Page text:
November 13, 2016 – On October 19, 2016, operators instructed NASA’s Solar Dynamics Observatory (SDO) to look up and down and then side to side over the course of six hours, as if tracing a great plus sign in space. This particular maneuver is the EVE cruciform maneuver, designed to help SDO’s Extreme ultraviolet Variability Experiment, or EVE, take accurate measurements of the sun’s extreme UV emissions.
SDO operators schedule this maneuver twice a year to calibrate the spacecraft’s instruments. Veering motions allow scientists to assess how light travels through SDO’s instruments – whether light is reflected inside the instrument, for example – and how these instruments are changing over time.
During the maneuver, SDO produced some unusual data. Taken every 12 seconds, SDO images show the sun dodging in and out of the frame. SDO captured these images in extreme ultraviolet light, a type of light that is invisible to our eyes. Here, they are colorized in red.
NASA’s Solar Dynamics Observatory is designed to study the causes of solar variability and its impacts on Earth. The spacecraft’s long-term measurements give solar scientists in-depth information to help characterize the interior of the sun, the sun’s magnetic field, the hot plasma of the solar corona, and the density of radiation that creates the ionosphere of the planets. The information is used to create better forecasts of space weather needed to protect aircraft, satellites and astronauts living and working in space.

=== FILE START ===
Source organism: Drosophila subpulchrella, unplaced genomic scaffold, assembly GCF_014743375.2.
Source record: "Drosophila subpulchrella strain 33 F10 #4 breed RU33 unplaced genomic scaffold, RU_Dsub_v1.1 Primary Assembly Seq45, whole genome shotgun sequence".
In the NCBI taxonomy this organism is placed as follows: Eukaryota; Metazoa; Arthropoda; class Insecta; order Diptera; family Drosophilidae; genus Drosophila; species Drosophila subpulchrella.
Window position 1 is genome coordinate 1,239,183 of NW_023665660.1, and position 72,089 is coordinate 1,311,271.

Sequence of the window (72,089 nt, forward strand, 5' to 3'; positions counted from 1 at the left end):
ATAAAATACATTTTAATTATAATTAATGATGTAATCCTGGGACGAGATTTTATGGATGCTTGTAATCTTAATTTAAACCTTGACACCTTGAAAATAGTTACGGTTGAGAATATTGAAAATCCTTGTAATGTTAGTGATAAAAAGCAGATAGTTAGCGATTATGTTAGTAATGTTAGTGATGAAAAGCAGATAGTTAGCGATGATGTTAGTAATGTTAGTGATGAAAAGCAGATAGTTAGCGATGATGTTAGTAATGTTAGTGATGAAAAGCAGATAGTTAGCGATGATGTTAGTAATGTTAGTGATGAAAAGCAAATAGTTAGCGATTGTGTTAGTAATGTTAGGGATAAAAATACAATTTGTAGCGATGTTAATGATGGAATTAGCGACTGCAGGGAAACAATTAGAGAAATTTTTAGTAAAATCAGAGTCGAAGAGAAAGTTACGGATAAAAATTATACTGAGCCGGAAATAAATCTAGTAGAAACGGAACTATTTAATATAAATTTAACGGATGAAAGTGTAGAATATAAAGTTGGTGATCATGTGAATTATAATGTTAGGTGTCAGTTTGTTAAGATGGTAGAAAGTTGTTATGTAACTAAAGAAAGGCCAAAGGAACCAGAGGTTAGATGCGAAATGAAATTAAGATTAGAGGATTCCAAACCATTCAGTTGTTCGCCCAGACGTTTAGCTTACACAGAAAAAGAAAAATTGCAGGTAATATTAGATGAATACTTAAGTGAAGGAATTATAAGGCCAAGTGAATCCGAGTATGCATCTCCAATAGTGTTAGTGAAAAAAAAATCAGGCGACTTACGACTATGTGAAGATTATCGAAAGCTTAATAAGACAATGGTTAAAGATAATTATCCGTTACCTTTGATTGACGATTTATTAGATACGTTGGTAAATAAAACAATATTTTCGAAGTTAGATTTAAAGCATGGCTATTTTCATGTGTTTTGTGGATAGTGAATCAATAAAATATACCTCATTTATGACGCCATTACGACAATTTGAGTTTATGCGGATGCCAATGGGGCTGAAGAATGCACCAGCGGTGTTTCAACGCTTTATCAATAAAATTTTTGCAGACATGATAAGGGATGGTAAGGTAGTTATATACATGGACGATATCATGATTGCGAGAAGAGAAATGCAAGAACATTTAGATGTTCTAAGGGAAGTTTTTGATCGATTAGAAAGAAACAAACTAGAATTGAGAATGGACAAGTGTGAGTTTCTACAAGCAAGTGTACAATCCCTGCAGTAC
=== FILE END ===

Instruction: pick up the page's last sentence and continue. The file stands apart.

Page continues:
Goddard Space Flight Center built, operates and manages the SDO spacecraft for NASA’s Science Mission Directorate in Washington, D.C. SDO is the first mission of NASA’s Living with a Star Program. EVE was built in partnership with the University of Colorado at Boulder’s Laboratory for Atmospheric and Space Physics (LASP).
SDO was launched on February 11, 2010 aboard a ULA Atlas V rocket from Cape Canaveral Air Force Station, Florida.